# Weka for text processing

## Overview

As discussed in the text processing notes, text files typically need to be converted into “feature vectors” before machine learning algorithms can be applied. The most common feature vector is a vector where each dimension is a different word, and the value in that dimension is either 0/1 binary value (yes or no the word is in that document), an integer count (the frequency of the word in that document), or a real value (often the tf-idf score of that word in that document).

The ARFF files we will be working with will always look like this:

@relation some-description-of-the-data
@attribute contents string
@attribute class {ham,spam}

@data
'Go until jurong point, crazy.. Available only in bugis n great world la e buffet... Cine there got amore wat...',ham
'Ok lar... Joking wif u oni...',ham
'Free entry in 2 a wkly comp to win FA Cup final tkts 21st May 2005. Text FA to 87121 to receive entry question(std txt rate)T&Cs apply 08452810075over18s',spam
'U dun say so early hor... U c already then say...',ham
'Nah I dont think he goes to usf, he lives around here though',ham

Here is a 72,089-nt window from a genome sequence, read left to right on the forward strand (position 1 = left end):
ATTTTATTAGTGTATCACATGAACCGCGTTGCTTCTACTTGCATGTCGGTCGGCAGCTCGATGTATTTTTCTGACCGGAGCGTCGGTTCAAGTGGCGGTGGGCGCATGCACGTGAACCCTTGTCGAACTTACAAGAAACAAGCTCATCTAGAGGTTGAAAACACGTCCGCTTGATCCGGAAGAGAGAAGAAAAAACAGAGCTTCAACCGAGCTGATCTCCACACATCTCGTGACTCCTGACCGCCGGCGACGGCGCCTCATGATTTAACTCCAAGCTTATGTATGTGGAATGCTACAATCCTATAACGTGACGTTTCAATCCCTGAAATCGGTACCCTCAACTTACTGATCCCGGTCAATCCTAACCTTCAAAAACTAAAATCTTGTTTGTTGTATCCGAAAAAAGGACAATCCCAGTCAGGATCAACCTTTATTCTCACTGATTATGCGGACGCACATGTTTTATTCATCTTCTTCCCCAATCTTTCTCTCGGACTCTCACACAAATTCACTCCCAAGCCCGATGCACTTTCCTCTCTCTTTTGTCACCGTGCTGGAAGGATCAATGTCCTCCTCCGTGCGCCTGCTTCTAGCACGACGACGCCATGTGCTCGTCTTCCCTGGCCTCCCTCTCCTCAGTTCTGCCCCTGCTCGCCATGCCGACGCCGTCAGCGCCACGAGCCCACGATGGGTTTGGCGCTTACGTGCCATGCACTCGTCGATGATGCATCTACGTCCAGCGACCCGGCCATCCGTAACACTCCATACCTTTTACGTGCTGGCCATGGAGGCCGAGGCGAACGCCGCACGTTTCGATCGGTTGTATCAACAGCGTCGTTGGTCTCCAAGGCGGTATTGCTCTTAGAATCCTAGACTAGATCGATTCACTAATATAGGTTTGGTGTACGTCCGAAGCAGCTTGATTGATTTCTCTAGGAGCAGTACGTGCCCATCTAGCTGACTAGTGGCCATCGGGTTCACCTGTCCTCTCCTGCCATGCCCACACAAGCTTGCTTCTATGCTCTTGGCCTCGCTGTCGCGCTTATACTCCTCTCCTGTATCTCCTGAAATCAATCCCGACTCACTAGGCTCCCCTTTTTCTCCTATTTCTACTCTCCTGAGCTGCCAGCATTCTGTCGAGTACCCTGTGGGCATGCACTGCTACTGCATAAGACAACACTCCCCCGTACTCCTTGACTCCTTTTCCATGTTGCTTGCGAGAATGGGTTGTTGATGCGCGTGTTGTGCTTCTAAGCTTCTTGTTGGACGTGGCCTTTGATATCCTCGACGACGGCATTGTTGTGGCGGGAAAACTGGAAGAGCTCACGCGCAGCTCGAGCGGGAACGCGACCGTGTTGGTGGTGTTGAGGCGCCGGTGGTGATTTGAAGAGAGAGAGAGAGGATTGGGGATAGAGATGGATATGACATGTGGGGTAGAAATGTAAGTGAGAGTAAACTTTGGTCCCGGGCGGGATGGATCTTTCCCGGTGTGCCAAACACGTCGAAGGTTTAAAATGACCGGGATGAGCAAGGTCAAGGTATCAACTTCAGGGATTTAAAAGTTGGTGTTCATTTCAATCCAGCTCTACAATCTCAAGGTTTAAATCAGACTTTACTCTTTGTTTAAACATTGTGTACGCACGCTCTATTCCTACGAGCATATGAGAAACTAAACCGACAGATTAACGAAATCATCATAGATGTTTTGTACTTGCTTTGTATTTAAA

...


Of course, the classes (ham/spam) may change. These files are very easy to generate, should you actually wish to use text classification for your own purposes.

We’ll practice with the sms-spam.arff file, which has examples of SMS text msg ham and spam. This collection was produced by Tiago A. Almeida from the Federal University of Sao Carlos and José María Gómez Hidalgo from the R&D Department of Optenet. You may find their paper interesting; it examines the performance of various machine learning algorithms on this data set.

## Steps

### Strings to binary feature vectors

Load the ARFF file and choose a filter.

Choose the StringToWordVector filter, in the Unsupervised > Attribute section.

Click the filter name to get more options.

Change “attributeIndices” to “1” to just select the first attribute (the contents of the SMS message). Change “attributeNamePrefix” to “word-“ so that all the new features look like “word-foo” and “word-bar”, etc. Change “wordsToKeep” to “100000” to keep them all.

Click “Apply”

Now you’ll have lots more attributes. You can click “Undo” if you don’t like it.

Everything works better if the class (ham/spam) is last. After our filter, it’s not anymore. Let’s fix that. Choose a new filter, “Reorder,” under Unsupervised > Attribute. Click the filter name to change its properties. Type “2-last,1” to make the new order the second-to-last attributes followed by the first attribute. This puts the first attribute at the end.

Click “Apply.” Now the class (ham/spam) should be the last attribute again.

### Strings to frequency vectors

Follow the steps above (“Strings to binary feature vectors”) except use the following changes in the StringToWordVector filter:

Change “outputWordCounts” to “True.”

### Strings to tf-idf vectors

Follow the steps above (“Strings to binary feature vectors”) except use the following changes in the StringToWordVector filter:

• Change “IDFTransform” to “True”
• Change “TFTransform” to “True”
• Change “normalizeDocLength” to “Normalize all data”